Mary belongs to Katrina Revels, the founder of Noah's Ark, a local group that uses animals to minister to people, and that hosts the live nativity scene each year on Main Street.
CLAYTON -- While some young people stock food pantries or collect clothes or canned foods to earn community-service hours, one Clayton High student donned a bathrobe and a shepherd’s staff at the town’s live nativity scene.
“I’m doing it for the ROTC,” said Shawn Neilson, 14.
The practical-minded teen said he needed 10 hours of community service and could get four of those at once with the live nativity. The chilly nighttime air didn’t bother him.
“I get a robe and a sheep,” Neilson said. “I’m good.”
When he signed up to volunteer, Neilson didn’t know which nativity role he would be asked to play. He said if he showed up and found out he was to be baby Jesus, he wouldn’t have taken it as well. “I’d take it as a short joke,” said Neilson, who considers himself short for his age.
Dressed in a striped bath robe with a cloth over his head, he didn’t appear at all bothered by the duties of being a shepherd. He seemed to be a natural.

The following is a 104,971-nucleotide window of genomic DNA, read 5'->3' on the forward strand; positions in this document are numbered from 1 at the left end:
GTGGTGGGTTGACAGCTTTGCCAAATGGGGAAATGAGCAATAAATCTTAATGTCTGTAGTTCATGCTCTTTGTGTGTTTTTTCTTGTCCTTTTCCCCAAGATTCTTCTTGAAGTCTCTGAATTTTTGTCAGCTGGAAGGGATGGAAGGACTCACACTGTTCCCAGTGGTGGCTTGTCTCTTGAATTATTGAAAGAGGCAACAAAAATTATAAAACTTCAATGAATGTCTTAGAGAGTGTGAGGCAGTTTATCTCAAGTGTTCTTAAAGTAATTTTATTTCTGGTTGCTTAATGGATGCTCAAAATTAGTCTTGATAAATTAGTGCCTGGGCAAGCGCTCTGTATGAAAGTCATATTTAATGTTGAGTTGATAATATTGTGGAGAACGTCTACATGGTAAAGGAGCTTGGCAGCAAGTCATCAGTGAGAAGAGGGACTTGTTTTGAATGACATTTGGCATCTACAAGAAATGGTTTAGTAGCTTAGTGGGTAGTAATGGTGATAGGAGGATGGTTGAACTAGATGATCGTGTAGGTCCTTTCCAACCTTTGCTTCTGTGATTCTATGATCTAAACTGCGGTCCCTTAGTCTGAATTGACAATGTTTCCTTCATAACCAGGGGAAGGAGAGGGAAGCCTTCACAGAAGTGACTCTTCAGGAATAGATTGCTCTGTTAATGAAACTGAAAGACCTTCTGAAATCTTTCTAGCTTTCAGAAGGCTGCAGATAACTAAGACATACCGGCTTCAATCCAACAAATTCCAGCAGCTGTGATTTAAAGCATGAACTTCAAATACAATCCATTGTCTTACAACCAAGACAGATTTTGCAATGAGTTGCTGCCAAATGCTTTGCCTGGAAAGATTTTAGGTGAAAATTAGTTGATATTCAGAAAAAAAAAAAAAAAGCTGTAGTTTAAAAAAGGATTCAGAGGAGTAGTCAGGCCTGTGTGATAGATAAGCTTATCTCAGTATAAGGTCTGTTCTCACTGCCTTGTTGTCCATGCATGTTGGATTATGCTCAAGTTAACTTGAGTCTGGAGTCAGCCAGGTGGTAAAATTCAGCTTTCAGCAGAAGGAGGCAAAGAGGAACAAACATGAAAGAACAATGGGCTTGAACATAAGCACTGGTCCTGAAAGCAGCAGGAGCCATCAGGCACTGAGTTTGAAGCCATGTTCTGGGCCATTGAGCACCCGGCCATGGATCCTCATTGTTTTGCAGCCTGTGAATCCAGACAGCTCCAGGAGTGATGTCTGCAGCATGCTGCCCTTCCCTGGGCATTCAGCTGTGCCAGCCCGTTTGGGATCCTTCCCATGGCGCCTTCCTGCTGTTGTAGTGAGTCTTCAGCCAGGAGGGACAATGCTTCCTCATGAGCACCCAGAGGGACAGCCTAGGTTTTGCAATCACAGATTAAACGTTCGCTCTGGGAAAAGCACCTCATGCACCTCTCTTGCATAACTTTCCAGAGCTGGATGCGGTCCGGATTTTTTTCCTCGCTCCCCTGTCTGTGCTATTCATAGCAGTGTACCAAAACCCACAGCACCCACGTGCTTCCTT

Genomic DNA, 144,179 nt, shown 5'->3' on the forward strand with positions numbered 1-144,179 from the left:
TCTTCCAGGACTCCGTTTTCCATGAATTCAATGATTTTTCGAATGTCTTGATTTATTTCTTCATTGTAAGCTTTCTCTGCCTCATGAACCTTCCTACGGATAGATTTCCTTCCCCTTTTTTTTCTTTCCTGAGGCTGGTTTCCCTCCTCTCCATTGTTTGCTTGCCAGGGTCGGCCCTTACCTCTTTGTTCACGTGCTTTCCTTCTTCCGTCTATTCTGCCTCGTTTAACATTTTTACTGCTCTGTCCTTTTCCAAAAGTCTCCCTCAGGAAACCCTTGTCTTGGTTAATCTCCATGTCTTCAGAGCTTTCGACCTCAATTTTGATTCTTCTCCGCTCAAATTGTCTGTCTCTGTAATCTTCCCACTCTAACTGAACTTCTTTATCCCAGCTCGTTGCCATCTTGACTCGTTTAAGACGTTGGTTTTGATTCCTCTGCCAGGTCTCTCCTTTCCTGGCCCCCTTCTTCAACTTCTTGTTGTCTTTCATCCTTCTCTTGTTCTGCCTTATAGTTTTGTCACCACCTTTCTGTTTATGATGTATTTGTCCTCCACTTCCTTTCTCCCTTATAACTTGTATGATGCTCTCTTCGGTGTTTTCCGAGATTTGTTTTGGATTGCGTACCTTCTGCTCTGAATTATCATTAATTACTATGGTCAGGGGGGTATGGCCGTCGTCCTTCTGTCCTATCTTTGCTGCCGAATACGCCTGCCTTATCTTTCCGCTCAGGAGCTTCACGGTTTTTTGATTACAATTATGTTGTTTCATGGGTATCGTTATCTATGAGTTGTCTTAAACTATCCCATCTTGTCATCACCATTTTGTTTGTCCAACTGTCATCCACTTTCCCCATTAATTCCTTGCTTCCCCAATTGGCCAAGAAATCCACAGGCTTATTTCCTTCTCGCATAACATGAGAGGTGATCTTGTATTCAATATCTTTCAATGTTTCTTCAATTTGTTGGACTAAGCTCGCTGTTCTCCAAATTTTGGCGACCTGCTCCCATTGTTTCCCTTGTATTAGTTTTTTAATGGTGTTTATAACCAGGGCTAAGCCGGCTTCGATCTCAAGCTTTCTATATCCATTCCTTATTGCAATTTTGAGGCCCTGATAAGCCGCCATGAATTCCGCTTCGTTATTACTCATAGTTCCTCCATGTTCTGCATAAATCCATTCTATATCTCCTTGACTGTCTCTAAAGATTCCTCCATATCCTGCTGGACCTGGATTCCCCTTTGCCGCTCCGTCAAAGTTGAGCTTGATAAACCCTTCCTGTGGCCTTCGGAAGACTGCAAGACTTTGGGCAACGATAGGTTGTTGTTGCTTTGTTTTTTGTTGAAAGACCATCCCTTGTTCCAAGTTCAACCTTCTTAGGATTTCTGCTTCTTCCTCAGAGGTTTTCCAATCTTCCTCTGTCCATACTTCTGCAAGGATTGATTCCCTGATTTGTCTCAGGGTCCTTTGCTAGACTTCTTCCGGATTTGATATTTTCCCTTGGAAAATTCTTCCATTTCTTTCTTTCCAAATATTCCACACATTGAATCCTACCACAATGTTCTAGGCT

Hundreds of children came up to him to pet his sheep as he stood patiently stood with the members of the nativity-scene cast.
“Her name is Mary,” said fellow shepherd James Revels, 15, as he pointed at the sheep. He is a friend of Neilson’s and a veteran of the live nativity. Unlike Neilson, who was new at this, Revels has been dressing up as different members of the nativity for the past five years.
“This year we have a 3-week-old llama here,” Revels said. “It’s his first time.”
His mother, Katrina Revels, the founder of Noah’s Ark ministry, started the live nativity downtown five years ago.
All of the animals in the nativity come from Revels’ farm off of Winston Road. There were two donkeys, two llamas and two sheep in the nativity, but there are dozens more on the farm.
“We are using God’s animals to share God’s love with people,” Katrina Revels said. The Noah’s Ark ministry holds events on the farm as well as in town. “Sometimes churches borrow a donkey or a sheep for an event,” she said.
Visitors stopped by the live nativity in the lawn of Sherry’s Signature Cheesecakes from 6 to 8:30 p.m. There was a line to wait to get a chance to see Mary, Joseph and baby Jesus up close.
The live nativity takes place annually during the Christmas Village at 120 E. Main St.